Not only large international clients make use of BIT's expertise, but medium-sized enterprises and start-ups are also among their clients. The two managing directors are currently observing a market shift. Jan Wilke reports: "The middle segment is disappearing, leaving the large companies and the start-ups. Especially with start-ups, we have been successful recently by offering them customized solutions."

This fits into BIT's concept of giving the customer exactly what they need. "We tailor a custom suit for the client, not an off-the-shelf product. Being suitable for mass production is important," says Jan Wilke, who also explains: "When making adjustments or device updates, we have to ensure not to change the devices too much since that would require new approval. Only then does it make economic sense. This obviously doesn't apply to new developments. "

The development cycle of a device for the simpler devices is less than three years, but for complex developments, it can also last eight to ten years. Thomas Eck points out: "We always try to create added value for our clients. For that, we need to understand exactly what the client needs and advise them on what makes sense. The consulting approach is a recipe for success. I also point this out to start-ups at the beginning who want everything: Start with what's important!"

The devices are becoming more digital, features that were analog in the past are now realized with software. "The clear trend in the field of image analysis is AI. It allows for faster processes. Self-learning software that recognizes patterns can offer new possibilities. At the moment, however, we do not yet know exactly how the self-learning AI will react; it still needs time," says Thomas Eck. A concern in development is 100% reproducibility. "This is especially important because of the rapid pace of change," he adds.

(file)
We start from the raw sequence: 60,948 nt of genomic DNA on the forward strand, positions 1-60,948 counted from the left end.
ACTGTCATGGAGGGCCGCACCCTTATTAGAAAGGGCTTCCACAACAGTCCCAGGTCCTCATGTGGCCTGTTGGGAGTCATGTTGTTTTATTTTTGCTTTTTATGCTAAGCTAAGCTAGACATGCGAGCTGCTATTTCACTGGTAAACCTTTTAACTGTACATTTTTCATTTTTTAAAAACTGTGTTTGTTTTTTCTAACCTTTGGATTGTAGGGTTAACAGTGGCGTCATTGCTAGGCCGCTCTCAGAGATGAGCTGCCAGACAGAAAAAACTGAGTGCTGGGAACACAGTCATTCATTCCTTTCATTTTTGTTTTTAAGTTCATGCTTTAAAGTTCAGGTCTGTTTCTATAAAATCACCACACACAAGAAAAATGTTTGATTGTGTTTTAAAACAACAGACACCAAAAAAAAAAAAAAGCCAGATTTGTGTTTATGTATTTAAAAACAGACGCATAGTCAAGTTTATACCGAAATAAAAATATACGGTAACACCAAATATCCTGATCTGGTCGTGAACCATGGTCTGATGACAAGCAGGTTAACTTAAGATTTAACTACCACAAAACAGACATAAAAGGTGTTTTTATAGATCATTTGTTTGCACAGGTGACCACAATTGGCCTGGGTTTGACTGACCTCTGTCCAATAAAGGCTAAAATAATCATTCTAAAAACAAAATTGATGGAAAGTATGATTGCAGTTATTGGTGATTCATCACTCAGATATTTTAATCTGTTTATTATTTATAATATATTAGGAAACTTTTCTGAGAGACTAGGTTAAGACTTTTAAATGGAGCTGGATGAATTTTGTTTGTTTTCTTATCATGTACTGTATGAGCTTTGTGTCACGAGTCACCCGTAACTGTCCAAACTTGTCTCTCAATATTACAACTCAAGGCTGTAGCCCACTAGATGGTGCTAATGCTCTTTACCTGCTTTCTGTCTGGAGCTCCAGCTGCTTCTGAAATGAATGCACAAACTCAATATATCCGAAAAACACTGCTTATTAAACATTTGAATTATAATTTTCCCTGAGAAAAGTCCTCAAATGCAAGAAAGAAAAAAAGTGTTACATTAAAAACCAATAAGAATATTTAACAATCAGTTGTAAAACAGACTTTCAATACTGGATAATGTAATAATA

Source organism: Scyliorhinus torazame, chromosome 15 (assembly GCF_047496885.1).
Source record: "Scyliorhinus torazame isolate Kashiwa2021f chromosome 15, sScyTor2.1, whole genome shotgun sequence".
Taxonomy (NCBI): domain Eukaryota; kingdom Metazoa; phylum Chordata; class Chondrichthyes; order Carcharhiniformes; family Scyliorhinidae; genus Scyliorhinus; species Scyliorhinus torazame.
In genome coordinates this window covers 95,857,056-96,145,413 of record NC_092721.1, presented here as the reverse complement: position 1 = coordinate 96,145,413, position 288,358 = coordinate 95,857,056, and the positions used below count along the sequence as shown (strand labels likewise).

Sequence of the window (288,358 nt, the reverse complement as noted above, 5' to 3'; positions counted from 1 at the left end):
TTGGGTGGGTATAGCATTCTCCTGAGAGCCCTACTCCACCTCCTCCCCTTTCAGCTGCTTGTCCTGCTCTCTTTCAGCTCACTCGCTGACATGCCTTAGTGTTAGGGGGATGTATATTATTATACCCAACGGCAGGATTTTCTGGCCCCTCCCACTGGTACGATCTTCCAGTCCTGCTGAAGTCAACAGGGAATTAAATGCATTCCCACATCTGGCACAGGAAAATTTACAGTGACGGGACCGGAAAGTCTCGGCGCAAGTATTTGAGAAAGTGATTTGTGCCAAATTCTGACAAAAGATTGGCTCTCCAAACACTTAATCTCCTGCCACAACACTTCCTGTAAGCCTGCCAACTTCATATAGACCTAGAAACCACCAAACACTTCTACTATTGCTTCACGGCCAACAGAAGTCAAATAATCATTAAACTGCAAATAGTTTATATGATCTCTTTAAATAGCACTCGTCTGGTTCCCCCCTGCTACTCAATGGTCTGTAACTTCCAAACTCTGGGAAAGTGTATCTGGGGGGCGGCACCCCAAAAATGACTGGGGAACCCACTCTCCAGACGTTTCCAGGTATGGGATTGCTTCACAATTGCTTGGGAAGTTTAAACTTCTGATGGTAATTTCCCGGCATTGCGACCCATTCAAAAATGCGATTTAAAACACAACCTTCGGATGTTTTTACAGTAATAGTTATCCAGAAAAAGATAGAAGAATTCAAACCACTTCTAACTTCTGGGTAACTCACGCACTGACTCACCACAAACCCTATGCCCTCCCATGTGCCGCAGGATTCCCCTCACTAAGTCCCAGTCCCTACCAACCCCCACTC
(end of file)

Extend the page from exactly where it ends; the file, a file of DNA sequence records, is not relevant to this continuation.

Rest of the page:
Active Mindset

The high competency at BIT is based on the employees' experience and knowledge. "Many tasks cannot be automated, so much is still done manually by us. Having a stable and innovative team is very important to us," says Jan Wilke. Acquiring employees is currently challenging across the board, and BIT is continuously working to be an attractive employer. He emphasizes: "We have an open communication culture and work out a common direction. Moreover, we collaborate with universities and train ourselves. The recruitment is very person-centric; we are in an employee's market."

Proven methods are to be retained, while being open to new things, explains Jan Wilke: "Never change a running system. We need an active mindset to be innovative. Nothing is worse than stagnation. That's what makes it exciting." A focus in the future will be on acquiring new customers in classical medicine. Thomas Eck sees the further development in fundamentally positive terms, but also says: "Our environment is difficult and not exactly conducive to innovation. That's why we're thinking about what more we can do. After all, the competition does not sleep."